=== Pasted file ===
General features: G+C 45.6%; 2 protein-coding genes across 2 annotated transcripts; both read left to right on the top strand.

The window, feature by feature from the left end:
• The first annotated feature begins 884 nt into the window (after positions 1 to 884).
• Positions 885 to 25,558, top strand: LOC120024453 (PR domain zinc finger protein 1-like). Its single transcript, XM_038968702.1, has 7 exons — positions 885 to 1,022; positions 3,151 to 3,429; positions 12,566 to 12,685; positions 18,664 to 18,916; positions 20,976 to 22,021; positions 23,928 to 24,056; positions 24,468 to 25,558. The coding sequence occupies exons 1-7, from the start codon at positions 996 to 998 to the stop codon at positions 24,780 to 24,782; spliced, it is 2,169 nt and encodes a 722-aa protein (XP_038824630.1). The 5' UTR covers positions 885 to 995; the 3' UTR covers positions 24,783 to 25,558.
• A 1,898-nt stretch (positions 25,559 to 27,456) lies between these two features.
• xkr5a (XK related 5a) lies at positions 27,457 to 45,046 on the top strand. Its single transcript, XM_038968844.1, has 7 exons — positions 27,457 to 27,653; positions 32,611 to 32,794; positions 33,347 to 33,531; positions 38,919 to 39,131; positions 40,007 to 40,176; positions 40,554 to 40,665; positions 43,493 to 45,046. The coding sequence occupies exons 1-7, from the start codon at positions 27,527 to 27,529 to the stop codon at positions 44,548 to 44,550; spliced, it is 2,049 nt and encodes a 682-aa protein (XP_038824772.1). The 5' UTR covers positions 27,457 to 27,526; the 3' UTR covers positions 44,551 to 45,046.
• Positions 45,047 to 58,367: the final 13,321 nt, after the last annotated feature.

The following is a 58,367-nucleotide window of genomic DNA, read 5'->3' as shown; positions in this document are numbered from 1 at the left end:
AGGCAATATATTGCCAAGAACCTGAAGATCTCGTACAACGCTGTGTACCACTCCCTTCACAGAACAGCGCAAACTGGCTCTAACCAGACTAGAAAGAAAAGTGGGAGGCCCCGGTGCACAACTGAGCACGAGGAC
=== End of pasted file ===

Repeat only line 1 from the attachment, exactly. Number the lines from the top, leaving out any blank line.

General features: G+C 45.6%; 2 protein-coding genes across 2 annotated transcripts; both read left to right on the top strand.